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I got an early heads-up on the programme for this year’s Hippodrome Festival of Silent Film, unspooling in scenic Bo’ness in March (18th-22nd), and it’s exciting stuff. I think the choices have been getting bolder each year as the films play to packed houses. It’s one thing to run Chaplin films with live music, it’s another to add Ozu to the mix. This year we have forgotten movie stars and filmmakers known to silent buffs but unfamiliar to the general public, but the loyal audiences of Bo’ness can be trusted to trust the Fest in turn and show up, knowing it’ll be worthwhile, even as a devoted crowd of silent movie buffs descends on the sleepy town for whing-ding, I believe it’s called.

Very excited about William S. Hart’s HELL’S HINGES, to be accompanied by Neil Brand and the Dodge Brothers. They performed along to BEGGARS OF LIFE last year and it was unbelievably entertaining. There’s still a lot of love for westerns among the older generation in Scotland so I think this chance to discover one of the earliest important cowboy stars will only create an appetite for more. This could be addressed further down the line with Tom Mix, Borzage’s early self-starring oaters, or THE COVERED WAGON and THE IRON HORSE.

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The screening of ANNIE LAURIE pleases me greatly because it was something I suggested a couple of years ago — I have no idea if my hint found its way to the right ears, or if it’s just a coincidence. The Scottish connection makes it a natural choice, and Lillian Gish is overdue for an appearance. It’ll be great to finally see a good print, especially with the Technicolor sequence.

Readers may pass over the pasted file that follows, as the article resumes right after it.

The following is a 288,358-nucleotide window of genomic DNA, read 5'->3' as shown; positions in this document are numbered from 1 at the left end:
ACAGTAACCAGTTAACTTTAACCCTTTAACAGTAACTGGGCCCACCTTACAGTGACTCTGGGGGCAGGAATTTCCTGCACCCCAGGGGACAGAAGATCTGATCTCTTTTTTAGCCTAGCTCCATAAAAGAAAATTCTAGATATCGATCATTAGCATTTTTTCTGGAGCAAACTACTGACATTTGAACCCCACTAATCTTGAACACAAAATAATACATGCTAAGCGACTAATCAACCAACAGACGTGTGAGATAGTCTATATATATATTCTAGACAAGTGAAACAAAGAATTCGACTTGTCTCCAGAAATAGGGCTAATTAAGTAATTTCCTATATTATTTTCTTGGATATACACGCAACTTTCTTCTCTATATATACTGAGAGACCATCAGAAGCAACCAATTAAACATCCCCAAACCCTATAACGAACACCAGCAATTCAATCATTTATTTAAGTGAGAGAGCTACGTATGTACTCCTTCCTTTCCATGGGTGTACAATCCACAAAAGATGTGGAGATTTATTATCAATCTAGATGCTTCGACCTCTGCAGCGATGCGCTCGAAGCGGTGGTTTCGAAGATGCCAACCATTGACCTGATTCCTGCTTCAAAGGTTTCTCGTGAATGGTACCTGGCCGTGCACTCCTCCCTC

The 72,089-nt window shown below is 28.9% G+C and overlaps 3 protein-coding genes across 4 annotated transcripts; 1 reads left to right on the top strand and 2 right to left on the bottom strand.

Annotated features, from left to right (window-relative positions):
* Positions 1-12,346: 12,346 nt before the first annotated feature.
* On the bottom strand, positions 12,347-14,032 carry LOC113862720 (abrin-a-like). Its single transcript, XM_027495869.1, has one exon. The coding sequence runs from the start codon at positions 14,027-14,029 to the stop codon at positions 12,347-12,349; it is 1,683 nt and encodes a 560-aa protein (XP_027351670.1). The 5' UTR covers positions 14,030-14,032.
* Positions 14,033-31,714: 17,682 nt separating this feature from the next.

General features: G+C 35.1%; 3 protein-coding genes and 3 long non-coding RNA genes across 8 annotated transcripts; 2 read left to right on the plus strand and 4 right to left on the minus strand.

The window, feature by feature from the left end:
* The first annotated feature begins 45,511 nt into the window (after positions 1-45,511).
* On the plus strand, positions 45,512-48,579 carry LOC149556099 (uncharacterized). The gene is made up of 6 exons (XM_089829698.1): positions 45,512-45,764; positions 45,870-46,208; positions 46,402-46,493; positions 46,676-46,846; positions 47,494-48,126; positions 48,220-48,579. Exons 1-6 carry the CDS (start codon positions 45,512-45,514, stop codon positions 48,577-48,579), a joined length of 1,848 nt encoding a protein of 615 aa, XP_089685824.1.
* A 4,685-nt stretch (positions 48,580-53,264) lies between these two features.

Also Scottish-themed, in a way, is Oscar-winner Kevin MacDonald’s documentary CHAPLIN’S GOLIATH, telling the story Eric Campbell (he of the eyebrows), who liked to claim he was from Dunoon (due west of Bo’ness on the opposite coast). Fresh information, as they call it, has since come to light, but I’m glad MacDonald got his Scottish-funded doc made before research cut the legs from under it… It’ll also be great to see the man-mountain E.C. on the big screen, menacing Charlie as usual.

Surprise choices CHILDREN OF NO IMPORTANCE and SALT FOR SVANETIA continue to broaden the fest’s scope in bold new directions. I’m excited about the rarely-seen SYNTHETIC SIN with Colleen Moore, and favourites PICCADILLY, THE NAVIGATOR and the Barrymore DR JEKYLL AND MR HYDE all make appearances with exciting new music.

A shame there’s no Jane Gardner this year, but addicts can check out her trio at The Wash House, Portobello this weekend, with screenings of THE BLACK PIRATE on Friday and SEVEN CHANCES (with ONE WEEK) on Saturday. Yay!